I roam the streets of Tucson looking for her.
I obsessively drive past the apartment where I used to live with N. I drive through the U of A campus -- where the only familiar landmark now is the clocktower. I pass by Greasy Tony's where I ate too many meatball subs with girlfriends from my African-American lit class. And I stop and wander 4th Avenue -- the funky arts district with the coolest feminist bookstore in the state of AZ. Antigone's. Though it's moved from one corner of the street to the other in the 20 years since I lived in Tucson, it's still the same blue-walled safe space.
There's the tie-die shops. The Hippie Gypsy, where I spent way too much money on a Janis Joplin T-shirt to help bring me back into my novel. The Blue Willow Cafe (which, to be fair, is not on 4th Avenue, but on Campbell & Grant), where I used to go on Saturday mornings for breakfast and wonder why I was living in a place where the sun shone 350 days of the year.
Yesterday, I did these things again -- a solitary breakfast at Blue Willow, where this time I read The Tucson Weekly and saw that WRITING BEGINS WITH THE BREATH was their #10 bestseller that week. (I almost choked on my pinto bean burrito). I debated going back to 4th Avenue or to return to I-10 and head home. It's been a very long week. I gassed up at a Chevron on Prince and Campbell and sat for ten minutes trying to convince myself that I didn't need to spend the $200 I would surely spend if I went back to 4th Avenue. But I went back anyway. And yes, I contributed to the local economy in a way that would please the current administration.
I left Tucson in a rush in 1988. I didn't even stay for my graduation. I had finally broken up with N and just wanted to start over again far far away. I ripped myself away from Tucson, but I left a piece of my flesh there, wandering 4th Avenue, wondering what happened to the Goodwill where she bought her first used couch. I left her hanging out in the Modern Languages Building on the U of A campus hoping to hear something she missed while she was fighting N, and fighting the grief over her father's death.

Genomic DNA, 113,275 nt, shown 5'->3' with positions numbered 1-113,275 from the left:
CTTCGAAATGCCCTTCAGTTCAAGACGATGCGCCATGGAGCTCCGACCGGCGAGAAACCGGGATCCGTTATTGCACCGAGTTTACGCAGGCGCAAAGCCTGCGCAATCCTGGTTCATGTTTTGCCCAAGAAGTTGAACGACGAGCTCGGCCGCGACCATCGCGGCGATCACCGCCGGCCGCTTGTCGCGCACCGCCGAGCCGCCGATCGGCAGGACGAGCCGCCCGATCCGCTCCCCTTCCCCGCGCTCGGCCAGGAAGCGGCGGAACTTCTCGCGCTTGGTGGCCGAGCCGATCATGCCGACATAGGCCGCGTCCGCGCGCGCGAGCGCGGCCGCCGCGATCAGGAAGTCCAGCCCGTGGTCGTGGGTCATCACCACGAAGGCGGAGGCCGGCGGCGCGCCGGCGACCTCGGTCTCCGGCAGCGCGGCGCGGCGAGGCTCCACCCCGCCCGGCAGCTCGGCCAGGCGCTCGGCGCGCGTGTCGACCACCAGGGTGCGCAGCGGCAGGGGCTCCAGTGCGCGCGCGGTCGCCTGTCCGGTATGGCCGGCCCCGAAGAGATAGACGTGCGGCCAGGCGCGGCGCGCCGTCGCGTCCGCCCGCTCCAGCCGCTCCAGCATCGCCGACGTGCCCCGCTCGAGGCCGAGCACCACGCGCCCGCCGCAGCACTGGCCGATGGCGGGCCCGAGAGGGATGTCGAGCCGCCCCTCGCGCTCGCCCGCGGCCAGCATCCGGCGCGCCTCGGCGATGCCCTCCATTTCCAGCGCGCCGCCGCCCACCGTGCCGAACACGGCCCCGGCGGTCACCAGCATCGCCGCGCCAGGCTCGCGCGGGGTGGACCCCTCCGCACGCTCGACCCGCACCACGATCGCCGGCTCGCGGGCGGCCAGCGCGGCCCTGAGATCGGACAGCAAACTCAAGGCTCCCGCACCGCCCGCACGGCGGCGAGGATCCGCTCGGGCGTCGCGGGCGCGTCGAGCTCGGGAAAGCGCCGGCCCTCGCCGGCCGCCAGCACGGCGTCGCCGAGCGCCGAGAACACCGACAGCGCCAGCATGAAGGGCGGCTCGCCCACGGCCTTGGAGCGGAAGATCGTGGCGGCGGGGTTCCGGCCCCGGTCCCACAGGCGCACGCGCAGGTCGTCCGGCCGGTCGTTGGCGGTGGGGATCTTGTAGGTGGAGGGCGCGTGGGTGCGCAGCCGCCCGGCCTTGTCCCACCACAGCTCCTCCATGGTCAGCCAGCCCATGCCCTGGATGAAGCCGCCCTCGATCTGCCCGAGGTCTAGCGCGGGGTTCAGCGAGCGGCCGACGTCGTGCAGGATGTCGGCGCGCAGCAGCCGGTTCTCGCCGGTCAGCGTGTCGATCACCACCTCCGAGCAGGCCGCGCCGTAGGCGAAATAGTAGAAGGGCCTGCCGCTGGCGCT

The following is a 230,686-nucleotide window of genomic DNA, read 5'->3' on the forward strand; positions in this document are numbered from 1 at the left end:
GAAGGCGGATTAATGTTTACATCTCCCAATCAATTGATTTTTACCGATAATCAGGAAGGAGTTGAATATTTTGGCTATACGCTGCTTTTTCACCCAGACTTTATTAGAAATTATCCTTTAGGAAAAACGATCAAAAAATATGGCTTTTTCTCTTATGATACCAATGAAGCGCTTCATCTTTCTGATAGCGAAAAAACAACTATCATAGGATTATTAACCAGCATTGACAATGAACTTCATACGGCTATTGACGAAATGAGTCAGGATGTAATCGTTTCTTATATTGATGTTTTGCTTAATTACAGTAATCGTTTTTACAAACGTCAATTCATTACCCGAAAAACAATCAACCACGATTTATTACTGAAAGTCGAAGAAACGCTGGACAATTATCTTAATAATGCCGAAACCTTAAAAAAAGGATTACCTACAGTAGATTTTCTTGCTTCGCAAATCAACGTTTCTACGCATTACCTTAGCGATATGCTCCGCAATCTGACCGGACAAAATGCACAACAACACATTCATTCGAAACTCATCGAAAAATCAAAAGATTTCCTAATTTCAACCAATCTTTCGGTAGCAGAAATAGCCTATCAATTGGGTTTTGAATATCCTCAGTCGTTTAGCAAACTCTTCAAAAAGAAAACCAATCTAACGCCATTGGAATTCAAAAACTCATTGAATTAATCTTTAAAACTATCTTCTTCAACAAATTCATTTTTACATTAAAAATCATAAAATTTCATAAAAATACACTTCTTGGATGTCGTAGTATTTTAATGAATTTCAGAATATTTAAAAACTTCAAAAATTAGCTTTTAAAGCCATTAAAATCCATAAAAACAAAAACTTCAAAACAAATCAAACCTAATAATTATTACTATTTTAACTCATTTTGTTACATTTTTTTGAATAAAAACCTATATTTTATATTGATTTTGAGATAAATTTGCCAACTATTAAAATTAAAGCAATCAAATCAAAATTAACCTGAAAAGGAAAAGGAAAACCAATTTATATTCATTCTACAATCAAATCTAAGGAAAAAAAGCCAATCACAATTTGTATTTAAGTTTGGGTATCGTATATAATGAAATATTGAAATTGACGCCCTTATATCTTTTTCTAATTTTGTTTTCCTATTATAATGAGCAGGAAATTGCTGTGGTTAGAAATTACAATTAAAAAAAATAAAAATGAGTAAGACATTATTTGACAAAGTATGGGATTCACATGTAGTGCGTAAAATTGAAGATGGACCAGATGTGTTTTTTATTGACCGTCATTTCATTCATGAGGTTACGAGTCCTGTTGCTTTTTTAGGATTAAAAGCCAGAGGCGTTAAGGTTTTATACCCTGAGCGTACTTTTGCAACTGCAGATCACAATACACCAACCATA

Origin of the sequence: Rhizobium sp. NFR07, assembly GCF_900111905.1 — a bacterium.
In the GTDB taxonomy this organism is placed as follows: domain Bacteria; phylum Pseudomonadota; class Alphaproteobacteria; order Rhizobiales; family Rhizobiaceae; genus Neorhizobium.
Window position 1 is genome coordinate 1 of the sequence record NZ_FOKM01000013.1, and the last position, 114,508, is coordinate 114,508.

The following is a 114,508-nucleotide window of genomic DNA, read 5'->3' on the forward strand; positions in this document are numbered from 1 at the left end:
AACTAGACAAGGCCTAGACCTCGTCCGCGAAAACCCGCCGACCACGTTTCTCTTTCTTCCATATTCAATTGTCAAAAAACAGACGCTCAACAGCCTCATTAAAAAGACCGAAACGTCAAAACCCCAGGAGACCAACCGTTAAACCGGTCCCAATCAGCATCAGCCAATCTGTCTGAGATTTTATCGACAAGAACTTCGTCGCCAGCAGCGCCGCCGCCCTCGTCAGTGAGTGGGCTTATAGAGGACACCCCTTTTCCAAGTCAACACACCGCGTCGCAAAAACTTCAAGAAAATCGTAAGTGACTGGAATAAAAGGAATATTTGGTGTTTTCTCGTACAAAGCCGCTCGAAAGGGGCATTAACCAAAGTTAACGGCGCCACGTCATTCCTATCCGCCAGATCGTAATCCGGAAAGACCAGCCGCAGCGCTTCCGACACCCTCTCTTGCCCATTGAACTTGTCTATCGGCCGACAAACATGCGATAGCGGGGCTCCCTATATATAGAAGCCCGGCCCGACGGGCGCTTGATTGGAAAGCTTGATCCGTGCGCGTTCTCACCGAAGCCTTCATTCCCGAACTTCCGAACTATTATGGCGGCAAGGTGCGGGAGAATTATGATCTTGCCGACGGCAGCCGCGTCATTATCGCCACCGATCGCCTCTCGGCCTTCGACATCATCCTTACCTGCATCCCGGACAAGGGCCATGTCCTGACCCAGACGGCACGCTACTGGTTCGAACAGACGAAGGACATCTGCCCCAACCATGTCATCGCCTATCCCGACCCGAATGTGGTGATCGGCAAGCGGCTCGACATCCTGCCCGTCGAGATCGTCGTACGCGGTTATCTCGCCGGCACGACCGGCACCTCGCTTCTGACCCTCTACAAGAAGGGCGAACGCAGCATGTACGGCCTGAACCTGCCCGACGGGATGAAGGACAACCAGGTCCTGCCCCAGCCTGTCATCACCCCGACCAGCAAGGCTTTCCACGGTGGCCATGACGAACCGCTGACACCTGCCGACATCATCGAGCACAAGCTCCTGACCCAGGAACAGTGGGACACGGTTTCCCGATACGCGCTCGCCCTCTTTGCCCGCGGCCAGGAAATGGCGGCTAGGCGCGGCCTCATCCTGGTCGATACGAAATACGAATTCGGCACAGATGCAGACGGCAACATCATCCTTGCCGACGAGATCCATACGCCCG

I catch glimpses of her sometimes, in fitting room mirrors in the vintage shops where I spent weekends. She doesn't have as many wrinkles as I do now. She also doesn't have as much hair!
I walk past The Coyote Wore Sideburns, a hair salon that is still exactly where it was in 1988, where I went to shave my head after leaving N. My hair then was long; mid-back. "Get rid of it," I said to the heavily tattoed woman.
"What's his name?" she said.
I told her.
"We'll get you back," she said. And in less than ten minutes, my head held only a peach fuzz of hair. I didn't let it grow long again for 19 years.
When I visit Tucson, I feel her breathing. I chase her, but when I get close enough to touch her shoulder, she disappears into the fierce morning light. I can't quite bring myself to leave without her, but I can't stay long enough to find her. So I get back in the car and head west again, following the train tracks. She has to wander, I guess, and I have to go looking for her.
Maybe one day she'll forgive me for leaving her, and maybe one day I'll forgive her for staying.